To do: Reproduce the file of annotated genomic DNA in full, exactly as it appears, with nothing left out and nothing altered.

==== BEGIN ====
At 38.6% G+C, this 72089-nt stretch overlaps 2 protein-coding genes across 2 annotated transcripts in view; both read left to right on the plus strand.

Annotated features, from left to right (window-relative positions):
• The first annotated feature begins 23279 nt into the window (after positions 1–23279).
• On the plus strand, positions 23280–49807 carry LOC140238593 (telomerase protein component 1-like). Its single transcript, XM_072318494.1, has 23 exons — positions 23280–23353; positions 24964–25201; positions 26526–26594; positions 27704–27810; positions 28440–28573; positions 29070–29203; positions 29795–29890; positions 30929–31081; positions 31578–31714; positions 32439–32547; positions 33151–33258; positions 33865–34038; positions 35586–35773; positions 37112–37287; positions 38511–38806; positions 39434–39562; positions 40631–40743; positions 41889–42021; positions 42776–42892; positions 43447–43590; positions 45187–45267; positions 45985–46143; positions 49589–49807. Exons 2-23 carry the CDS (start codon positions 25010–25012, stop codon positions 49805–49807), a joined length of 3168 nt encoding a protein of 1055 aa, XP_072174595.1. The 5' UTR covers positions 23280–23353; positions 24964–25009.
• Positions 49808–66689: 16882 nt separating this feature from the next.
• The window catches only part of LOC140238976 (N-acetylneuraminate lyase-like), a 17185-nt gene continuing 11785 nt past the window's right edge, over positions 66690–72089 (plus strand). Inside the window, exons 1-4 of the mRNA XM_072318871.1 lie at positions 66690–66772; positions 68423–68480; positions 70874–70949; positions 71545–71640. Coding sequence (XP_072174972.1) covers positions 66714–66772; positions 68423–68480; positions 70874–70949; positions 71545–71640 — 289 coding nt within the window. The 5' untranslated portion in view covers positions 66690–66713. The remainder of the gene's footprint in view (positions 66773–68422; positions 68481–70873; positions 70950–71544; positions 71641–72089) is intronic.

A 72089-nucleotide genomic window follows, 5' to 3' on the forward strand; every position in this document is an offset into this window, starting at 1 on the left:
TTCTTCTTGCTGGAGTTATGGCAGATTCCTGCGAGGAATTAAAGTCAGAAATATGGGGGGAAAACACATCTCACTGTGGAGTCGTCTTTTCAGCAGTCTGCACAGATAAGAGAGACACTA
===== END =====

At 38.6% G+C, this 72089-nt stretch overlaps 2 protein-coding genes across 2 annotated transcripts in view; both read left to right on the plus strand.

Annotated features, from left to right (window-relative positions):
• The first annotated feature begins 23279 nt into the window (after positions 1–23279).
• On the plus strand, positions 23280–49807 carry LOC140238593 (telomerase protein component 1-like). Its single transcript, XM_072318494.1, has 23 exons — positions 23280–23353; positions 24964–25201; positions 26526–26594; positions 27704–27810; positions 28440–28573; positions 29070–29203; positions 29795–29890; positions 30929–31081; positions 31578–31714; positions 32439–32547; positions 33151–33258; positions 33865–34038; positions 35586–35773; positions 37112–37287; positions 38511–38806; positions 39434–39562; positions 40631–40743; positions 41889–42021; positions 42776–42892; positions 43447–43590; positions 45187–45267; positions 45985–46143; positions 49589–49807. Exons 2-23 carry the CDS (start codon positions 25010–25012, stop codon positions 49805–49807), a joined length of 3168 nt encoding a protein of 1055 aa, XP_072174595.1. The 5' UTR covers positions 23280–23353; positions 24964–25009.
• Positions 49808–66689: 16882 nt separating this feature from the next.
• The window catches only part of LOC140238976 (N-acetylneuraminate lyase-like), a 17185-nt gene continuing 11785 nt past the window's right edge, over positions 66690–72089 (plus strand). Inside the window, exons 1-4 of the mRNA XM_072318871.1 lie at positions 66690–66772; positions 68423–68480; positions 70874–70949; positions 71545–71640. Coding sequence (XP_072174972.1) covers positions 66714–66772; positions 68423–68480; positions 70874–70949; positions 71545–71640 — 289 coding nt within the window. The 5' untranslated portion in view covers positions 66690–66713. The remainder of the gene's footprint in view (positions 66773–68422; positions 68481–70873; positions 70950–71544; positions 71641–72089) is intronic.

A 72089-nucleotide genomic window follows, 5' to 3' on the forward strand; every position in this document is an offset into this window, starting at 1 on the left:
TTCTTCTTGCTGGAGTTATGGCAGATTCCTGCGAGGAATTAAAGTCAGAAATATGGGGGGAAAACACATCTCACTGTGGAGTCGTCTTTTCAGCAGTCTGCACAGATAAGAGAGACACTA